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We fixed our road via WhatsApp

By Admin

Added 3rd August 2018 07:15 PM

Around this time the Mobile Money Tax came into effect, meaning I had to lose at least 1% of the total collections, but still that was fine.

We fixed our road via WhatsApp

Around this time the Mobile Money Tax came into effect, meaning I had to lose at least 1% of the total collections, but still that was fine.


By Deo Tumusiime

KAMPALA - A section of our road in Bubuli village had become grossly impassable. It had two long and deep pothole stretches right in the middle, besides being narrow.

Every vehicle that used this road must have been hurt at one point or the other. For over three years, we were kind of used to our bad road waiting for lady luck to fix it someday.

Now, when Arua Municipality MP Col. Ibrahim Abiriga was killed, one of the issues the President emphasised was the need to fix local connecting roads in our communities to ease movement in case of an attack.

And he was very right-only that sometimes our leaders listen to the President's words of wisdom, but never take the challenge seriously.

Yet Bubuli is not a certain village deep in some countryside, but is located right in the heart of Entebbe within Katabi Town Council, comprising many decent homes; but the poor state of roads makes the place akin to any remote village you could imagine.

I woke up one morning with an idea. Our road had to be fixed somehow, and I said to myself that this idea was unstoppable.

I happen to co-ordinate a WhatsApp group comprised of at least 30 members in our village. I briefed them on the status of our road, which everyone definitely was already aware of.

I called upon members to contribute some money each according to their capacity, so we could purchase some murrum and fix at least the very bad stretch.

Within a period of three days, I had received overwhelming response as members made contributions via Mobile Money to my phone.

Around this time the Mobile Money Tax came into effect, meaning I had to lose at least 1% of the total collections, but still that was fine.

Once I had the money in my five, I was ready to co-ordinate the road repair works. However, I faced a glitch.

Some members were of the view that it was against the law to fix a community road without the blessing of the Town Council! Well, I still picked the phone and called the Mayor, called the Town Clerk and called the Engineer.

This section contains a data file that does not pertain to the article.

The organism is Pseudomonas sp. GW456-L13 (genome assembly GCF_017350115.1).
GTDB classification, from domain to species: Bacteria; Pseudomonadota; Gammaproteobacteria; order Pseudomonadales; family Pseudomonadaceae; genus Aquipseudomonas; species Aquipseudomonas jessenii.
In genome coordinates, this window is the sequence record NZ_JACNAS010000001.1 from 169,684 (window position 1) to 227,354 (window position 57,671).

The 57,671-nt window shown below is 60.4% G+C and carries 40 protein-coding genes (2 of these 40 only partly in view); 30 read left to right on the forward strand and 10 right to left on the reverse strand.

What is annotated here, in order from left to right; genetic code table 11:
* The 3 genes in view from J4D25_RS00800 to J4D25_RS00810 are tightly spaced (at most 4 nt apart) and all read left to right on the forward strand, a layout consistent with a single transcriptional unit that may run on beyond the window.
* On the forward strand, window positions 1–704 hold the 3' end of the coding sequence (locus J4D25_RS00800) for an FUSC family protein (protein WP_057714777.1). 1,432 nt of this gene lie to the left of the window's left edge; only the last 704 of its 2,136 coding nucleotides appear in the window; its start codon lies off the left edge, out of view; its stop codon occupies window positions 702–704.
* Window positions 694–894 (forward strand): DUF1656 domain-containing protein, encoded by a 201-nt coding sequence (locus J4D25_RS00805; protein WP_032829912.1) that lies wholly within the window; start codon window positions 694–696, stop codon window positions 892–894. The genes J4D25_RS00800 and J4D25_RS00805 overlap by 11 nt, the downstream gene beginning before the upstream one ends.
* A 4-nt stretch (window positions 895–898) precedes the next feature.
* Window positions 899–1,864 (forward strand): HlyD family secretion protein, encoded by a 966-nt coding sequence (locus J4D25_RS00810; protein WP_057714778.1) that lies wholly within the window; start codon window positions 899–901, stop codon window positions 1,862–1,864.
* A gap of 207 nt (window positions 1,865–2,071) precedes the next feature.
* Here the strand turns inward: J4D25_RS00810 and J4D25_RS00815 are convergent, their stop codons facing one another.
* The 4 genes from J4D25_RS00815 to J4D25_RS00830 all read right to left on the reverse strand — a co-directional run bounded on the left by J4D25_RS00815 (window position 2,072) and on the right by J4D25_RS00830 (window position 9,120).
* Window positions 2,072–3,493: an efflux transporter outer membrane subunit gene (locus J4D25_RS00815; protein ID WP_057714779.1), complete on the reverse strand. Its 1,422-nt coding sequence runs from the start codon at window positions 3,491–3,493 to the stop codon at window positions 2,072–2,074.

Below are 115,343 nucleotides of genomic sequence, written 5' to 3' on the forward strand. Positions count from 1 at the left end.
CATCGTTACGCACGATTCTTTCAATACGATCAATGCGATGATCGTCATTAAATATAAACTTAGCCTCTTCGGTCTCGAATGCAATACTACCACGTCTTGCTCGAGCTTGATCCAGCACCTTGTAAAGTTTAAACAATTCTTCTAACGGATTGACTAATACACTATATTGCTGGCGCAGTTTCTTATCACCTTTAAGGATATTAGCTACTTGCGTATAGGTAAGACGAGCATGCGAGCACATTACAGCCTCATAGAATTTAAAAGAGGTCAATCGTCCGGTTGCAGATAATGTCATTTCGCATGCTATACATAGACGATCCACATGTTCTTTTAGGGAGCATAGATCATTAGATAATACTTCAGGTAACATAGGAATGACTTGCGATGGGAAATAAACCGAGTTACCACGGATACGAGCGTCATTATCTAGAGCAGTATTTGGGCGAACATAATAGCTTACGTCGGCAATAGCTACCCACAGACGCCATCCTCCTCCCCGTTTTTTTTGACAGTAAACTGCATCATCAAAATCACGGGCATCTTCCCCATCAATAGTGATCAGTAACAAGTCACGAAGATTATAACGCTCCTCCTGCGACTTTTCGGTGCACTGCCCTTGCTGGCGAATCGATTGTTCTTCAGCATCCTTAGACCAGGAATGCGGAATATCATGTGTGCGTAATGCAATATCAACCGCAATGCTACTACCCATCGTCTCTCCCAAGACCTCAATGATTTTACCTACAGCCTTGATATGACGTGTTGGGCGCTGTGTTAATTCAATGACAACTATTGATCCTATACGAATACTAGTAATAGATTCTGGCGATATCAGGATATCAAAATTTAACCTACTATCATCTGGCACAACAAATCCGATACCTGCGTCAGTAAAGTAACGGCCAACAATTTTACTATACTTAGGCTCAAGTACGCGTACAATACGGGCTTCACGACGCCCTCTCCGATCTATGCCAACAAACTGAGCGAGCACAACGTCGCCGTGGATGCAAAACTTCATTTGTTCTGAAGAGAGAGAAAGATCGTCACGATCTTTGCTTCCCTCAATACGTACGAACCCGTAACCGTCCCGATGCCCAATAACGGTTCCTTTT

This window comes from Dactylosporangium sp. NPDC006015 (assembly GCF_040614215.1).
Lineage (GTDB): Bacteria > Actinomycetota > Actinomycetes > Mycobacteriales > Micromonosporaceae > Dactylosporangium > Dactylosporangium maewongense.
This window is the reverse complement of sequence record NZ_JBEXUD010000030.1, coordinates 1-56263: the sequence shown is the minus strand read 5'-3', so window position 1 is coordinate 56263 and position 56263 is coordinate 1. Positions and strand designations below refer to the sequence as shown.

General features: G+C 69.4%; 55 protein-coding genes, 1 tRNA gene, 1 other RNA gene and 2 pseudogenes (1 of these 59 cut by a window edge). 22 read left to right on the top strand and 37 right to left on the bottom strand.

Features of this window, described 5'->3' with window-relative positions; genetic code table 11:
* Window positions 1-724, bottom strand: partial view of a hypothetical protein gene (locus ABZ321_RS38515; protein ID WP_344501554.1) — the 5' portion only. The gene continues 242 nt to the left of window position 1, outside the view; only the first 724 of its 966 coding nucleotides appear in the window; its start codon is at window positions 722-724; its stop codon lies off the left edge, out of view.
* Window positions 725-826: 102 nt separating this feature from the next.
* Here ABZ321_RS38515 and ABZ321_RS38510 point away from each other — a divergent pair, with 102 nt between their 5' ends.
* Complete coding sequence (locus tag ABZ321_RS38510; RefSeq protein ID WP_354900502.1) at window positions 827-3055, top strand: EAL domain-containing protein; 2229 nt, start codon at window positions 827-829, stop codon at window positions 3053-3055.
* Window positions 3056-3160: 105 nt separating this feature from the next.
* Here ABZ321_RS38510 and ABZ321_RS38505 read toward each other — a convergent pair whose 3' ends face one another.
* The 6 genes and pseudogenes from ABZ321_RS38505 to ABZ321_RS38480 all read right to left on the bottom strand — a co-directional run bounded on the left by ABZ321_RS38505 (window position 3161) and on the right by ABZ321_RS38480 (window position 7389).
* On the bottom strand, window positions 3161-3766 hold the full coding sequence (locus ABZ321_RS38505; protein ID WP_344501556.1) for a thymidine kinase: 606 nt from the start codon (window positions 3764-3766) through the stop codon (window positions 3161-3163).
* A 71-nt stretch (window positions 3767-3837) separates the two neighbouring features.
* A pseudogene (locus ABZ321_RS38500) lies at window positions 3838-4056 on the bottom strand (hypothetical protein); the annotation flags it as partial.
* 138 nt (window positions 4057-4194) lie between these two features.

They were all incidentally aware of the road section I was talking about. The Town Clerk told me how they had no money around this time of the year and that roads are fixed based on a strategic plan; the Engineer said they had no grader and the one they expected from the ministry was faulty.

I told them ours was an emergency that needed swift response and it couldn't wait. These predictable excuses were definitely taking us nowhere.

I told them that I had collected some money for murrum from my colleagues and we needed permission to fix some really bad potholes on our road. Lukewarm, noncommittal response is all I got.

One morning I woke up with so much rage on my mind. I was stuck with people's money, yet they continued to ride over the potholes they had paid to fix. Holding us was Council approval! I loaded enough airtime and called the Town Clerk one more time.

I begged him to allow me speak in Luganda, his local language. This way I thought my concern would sink in best. By the time I got off the phone, I had secured the green light.

I called the truck to deliver murrum, called a compactor and hired two guys to help. We worked all day as I turned myself into a makeshift roads engineer of sorts.

The potholes were so deep and we realised the little murrum we had purchased was all going to be swallowed up.

One guy directed me to a place where a house had just been razed. We walked there and collected rubble and a neighbour offered half bricks from his site which we also picked up.

We used this as base filler, then topped with murrum. By end of the day, vehicles were driving on the road smoothly like never before.

Sadly due to lack of drainage channels and being on a slope, so much running water from the rain started washing away the murrum within just two days.

Drainage was now essential but needed a grader to do it. I called the Town Clerk again for help, but he told me I needed to mobilise some fuel so he could find a grader.

This was getting trickier as I could not go back to the community to collect more money. My head started boiling almost to burst.

I searched for the phone number of the Minister for Works, General Katumba Wamala.

I sent him a WhatsApp message deep in the night about my predicament. I knew him as a decent man and believed he would be of help.

Message delivered, but no reply. I panicked while pondering how he had received it.

Next morning I gathered courage and for the first time in life, I called an Army General.

I reminded him about my message. He told me that he had instructed the Town Clerk to fix our road within two days, and I should call him back in case this wasn't done. I danced as I broke the news to my colleagues.

Within two days indeed, a grader was sent and the drainage was done-haphazardly, but done.

I know they could have fixed and compressed more murrum (which is freely available) for a better job, but half a loaf than no bread at all.  Ugandans truly deserve to live in a better environment.

The writer is a communications consultant.

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